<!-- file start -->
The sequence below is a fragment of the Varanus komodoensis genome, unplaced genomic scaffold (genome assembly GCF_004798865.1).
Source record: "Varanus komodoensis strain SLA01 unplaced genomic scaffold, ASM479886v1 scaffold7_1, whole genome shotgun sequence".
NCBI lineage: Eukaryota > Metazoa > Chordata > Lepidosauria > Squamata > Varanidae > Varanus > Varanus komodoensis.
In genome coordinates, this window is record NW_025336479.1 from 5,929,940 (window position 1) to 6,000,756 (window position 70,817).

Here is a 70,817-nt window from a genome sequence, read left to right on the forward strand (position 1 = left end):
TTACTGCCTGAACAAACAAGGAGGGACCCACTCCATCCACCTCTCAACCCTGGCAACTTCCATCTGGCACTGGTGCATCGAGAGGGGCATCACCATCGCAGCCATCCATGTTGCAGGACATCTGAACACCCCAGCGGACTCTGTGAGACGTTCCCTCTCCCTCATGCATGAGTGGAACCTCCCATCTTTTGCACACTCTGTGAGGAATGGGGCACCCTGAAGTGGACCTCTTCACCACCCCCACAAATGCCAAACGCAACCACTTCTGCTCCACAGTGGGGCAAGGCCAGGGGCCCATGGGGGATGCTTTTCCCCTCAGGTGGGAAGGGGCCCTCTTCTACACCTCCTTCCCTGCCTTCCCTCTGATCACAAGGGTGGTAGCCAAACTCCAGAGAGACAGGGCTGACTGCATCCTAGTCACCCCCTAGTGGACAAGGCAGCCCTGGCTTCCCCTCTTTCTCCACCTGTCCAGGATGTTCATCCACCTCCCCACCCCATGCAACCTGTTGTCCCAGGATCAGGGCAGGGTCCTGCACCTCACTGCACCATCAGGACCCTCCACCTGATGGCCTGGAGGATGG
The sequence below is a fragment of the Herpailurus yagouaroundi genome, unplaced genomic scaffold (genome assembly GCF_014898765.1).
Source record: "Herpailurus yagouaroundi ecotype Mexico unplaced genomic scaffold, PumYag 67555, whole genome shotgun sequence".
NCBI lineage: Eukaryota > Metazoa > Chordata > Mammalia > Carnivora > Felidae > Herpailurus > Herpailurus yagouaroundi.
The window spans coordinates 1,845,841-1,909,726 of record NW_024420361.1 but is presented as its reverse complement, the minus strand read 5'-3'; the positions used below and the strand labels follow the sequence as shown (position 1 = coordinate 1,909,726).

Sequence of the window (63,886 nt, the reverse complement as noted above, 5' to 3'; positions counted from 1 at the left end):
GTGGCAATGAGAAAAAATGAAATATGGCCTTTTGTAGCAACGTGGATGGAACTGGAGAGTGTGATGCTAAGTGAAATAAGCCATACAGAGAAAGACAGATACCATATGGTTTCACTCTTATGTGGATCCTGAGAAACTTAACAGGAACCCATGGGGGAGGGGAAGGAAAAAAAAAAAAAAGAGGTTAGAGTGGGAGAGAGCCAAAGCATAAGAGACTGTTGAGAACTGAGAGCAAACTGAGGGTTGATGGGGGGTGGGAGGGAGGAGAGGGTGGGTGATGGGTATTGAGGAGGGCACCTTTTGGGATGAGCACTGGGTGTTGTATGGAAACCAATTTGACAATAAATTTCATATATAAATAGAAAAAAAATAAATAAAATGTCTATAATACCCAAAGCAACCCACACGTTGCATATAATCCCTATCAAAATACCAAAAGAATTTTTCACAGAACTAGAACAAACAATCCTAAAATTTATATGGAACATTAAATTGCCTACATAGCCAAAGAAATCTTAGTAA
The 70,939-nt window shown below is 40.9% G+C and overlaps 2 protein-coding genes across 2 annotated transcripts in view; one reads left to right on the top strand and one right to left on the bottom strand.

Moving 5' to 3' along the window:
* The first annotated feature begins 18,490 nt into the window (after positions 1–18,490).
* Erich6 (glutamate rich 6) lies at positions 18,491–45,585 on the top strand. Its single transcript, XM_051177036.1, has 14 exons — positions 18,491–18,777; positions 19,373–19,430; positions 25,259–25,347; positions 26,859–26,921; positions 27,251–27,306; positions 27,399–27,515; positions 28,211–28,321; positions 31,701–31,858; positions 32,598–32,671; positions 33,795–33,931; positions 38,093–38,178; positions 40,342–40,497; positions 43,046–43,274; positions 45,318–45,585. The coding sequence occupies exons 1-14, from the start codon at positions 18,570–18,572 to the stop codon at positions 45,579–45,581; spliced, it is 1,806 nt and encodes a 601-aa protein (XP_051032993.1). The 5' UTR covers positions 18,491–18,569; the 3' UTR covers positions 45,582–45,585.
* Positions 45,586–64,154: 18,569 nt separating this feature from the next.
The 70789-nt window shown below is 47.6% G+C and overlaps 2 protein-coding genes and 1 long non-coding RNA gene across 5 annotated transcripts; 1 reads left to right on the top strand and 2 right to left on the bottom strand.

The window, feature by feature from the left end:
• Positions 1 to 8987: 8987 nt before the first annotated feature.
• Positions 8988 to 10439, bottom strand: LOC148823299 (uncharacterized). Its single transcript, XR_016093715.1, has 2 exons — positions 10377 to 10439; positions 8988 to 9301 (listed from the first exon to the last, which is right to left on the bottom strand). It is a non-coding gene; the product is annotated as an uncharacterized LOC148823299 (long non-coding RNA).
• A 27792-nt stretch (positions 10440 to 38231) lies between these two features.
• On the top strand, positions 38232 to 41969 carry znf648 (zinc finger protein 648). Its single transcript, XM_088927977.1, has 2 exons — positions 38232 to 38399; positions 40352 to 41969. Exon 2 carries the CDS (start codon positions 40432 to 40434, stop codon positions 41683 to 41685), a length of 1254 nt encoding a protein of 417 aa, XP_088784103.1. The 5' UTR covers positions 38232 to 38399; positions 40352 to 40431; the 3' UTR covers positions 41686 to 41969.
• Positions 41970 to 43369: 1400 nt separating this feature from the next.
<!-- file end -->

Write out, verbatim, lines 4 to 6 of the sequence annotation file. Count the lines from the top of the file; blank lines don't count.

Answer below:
In genome coordinates, this window is record NW_025336479.1 from 5,929,940 (window position 1) to 6,000,756 (window position 70,817).

Here is a 70,817-nt window from a genome sequence, read left to right on the forward strand (position 1 = left end):
TTACTGCCTGAACAAACAAGGAGGGACCCACTCCATCCACCTCTCAACCCTGGCAACTTCCATCTGGCACTGGTGCATCGAGAGGGGCATCACCATCGCAGCCATCCATGTTGCAGGACATCTGAACACCCCAGCGGACTCTGTGAGACGTTCCCTCTCCCTCATGCATGAGTGGAACCTCCCATCTTTTGCACACTCTGTGAGGAATGGGGCACCCTGAAGTGGACCTCTTCACCACCCCCACAAATGCCAAACGCAACCACTTCTGCTCCACAGTGGGGCAAGGCCAGGGGCCCATGGGGGATGCTTTTCCCCTCAGGTGGGAAGGGGCCCTCTTCTACACCTCCTTCCCTGCCTTCCCTCTGATCACAAGGGTGGTAGCCAAACTCCAGAGAGACAGGGCTGACTGCATCCTAGTCACCCCCTAGTGGACAAGGCAGCCCTGGCTTCCCCTCTTTCTCCACCTGTCCAGGATGTTCATCCACCTCCCCACCCCATGCAACCTGTTGTCCCAGGATCAGGGCAGGGTCCTGCACCTCACTGCACCATCAGGACCCTCCACCTGATGGCCTGGAGGATGG